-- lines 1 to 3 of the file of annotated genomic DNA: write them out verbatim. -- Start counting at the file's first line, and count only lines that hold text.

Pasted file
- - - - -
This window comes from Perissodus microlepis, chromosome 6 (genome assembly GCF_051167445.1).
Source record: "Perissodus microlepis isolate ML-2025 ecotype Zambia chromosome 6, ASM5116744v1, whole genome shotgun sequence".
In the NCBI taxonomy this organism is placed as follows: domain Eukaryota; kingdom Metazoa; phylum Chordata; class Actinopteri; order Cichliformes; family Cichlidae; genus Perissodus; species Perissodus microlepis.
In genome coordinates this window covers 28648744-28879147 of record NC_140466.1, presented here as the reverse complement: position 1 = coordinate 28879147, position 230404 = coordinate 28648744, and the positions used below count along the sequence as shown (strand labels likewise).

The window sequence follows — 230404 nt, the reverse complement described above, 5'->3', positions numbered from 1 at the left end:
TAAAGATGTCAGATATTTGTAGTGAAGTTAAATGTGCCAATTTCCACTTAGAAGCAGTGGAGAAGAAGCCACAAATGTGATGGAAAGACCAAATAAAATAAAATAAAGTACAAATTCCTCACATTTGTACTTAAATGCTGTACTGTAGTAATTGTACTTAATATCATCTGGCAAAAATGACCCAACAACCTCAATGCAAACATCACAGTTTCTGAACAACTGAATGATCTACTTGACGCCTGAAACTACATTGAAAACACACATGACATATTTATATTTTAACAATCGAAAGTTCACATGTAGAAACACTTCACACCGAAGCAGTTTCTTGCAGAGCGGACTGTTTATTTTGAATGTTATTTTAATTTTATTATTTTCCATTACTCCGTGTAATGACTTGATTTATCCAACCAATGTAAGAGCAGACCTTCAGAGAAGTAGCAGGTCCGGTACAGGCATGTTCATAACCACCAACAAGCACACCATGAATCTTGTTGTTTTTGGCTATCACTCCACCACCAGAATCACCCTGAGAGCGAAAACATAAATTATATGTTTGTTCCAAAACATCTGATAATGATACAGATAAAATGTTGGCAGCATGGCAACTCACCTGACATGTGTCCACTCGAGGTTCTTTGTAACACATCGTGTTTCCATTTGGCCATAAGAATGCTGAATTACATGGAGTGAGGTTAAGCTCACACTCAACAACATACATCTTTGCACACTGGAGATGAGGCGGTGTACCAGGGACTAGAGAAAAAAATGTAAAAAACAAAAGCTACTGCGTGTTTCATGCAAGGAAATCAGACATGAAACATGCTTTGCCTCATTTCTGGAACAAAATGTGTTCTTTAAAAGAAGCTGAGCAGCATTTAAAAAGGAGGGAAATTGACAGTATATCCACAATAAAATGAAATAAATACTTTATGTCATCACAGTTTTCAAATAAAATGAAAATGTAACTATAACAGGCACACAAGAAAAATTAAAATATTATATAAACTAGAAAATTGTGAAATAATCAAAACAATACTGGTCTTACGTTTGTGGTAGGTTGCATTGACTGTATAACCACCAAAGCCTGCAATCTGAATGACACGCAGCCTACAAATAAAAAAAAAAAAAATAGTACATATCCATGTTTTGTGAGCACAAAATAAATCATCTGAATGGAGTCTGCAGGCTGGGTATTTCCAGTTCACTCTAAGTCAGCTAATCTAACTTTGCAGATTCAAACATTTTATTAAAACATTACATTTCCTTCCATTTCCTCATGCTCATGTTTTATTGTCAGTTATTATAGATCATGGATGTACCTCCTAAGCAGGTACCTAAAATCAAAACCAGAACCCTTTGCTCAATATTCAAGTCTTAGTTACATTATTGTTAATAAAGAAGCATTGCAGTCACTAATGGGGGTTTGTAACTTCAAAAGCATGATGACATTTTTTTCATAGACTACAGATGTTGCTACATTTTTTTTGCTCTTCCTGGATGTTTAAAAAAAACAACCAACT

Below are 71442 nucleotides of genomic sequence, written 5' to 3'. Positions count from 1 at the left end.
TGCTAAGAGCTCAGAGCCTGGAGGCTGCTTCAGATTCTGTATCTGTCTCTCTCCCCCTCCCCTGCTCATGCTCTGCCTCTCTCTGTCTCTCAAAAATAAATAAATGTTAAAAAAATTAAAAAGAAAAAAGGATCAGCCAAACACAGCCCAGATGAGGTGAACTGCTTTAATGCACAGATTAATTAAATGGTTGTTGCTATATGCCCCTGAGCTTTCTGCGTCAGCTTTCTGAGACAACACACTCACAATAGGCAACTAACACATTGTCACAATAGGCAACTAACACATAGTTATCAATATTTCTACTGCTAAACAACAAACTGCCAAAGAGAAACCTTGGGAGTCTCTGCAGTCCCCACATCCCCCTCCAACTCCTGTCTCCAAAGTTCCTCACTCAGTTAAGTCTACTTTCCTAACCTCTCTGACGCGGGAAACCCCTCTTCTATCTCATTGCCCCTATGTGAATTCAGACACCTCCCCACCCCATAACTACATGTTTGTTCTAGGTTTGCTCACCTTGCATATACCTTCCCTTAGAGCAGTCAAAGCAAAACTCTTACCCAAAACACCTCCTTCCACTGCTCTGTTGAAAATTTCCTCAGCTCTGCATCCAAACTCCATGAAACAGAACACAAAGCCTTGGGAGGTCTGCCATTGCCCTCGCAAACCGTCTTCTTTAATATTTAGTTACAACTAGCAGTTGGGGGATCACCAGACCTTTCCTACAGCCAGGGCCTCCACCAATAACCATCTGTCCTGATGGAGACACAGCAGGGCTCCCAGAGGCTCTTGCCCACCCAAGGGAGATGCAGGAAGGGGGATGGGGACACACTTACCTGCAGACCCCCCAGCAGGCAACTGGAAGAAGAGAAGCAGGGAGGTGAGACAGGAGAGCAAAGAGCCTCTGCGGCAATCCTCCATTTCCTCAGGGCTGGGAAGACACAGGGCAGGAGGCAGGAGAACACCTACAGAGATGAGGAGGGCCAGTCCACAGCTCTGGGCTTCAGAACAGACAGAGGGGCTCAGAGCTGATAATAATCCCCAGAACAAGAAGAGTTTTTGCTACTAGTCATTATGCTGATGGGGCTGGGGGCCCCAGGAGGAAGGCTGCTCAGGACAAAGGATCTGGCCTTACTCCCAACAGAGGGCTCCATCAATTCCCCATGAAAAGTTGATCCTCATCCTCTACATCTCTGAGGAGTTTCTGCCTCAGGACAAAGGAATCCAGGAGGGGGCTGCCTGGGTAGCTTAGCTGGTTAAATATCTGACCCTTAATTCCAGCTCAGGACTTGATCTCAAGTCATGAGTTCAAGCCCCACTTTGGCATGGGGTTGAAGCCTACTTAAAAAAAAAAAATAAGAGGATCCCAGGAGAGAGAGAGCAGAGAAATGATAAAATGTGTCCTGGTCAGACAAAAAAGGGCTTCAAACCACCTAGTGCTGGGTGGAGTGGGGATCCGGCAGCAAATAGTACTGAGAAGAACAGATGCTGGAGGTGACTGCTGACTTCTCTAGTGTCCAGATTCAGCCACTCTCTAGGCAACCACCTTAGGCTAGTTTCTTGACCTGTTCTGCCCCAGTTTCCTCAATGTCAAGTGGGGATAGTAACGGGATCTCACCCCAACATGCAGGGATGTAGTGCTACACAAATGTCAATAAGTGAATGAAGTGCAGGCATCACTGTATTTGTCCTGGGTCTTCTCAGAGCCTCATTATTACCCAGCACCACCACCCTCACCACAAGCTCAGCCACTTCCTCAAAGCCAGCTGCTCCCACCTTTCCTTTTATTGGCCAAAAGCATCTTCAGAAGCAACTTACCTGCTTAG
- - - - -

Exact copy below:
This window comes from Perissodus microlepis, chromosome 6 (genome assembly GCF_051167445.1).
Source record: "Perissodus microlepis isolate ML-2025 ecotype Zambia chromosome 6, ASM5116744v1, whole genome shotgun sequence".
In the NCBI taxonomy this organism is placed as follows: domain Eukaryota; kingdom Metazoa; phylum Chordata; class Actinopteri; order Cichliformes; family Cichlidae; genus Perissodus; species Perissodus microlepis.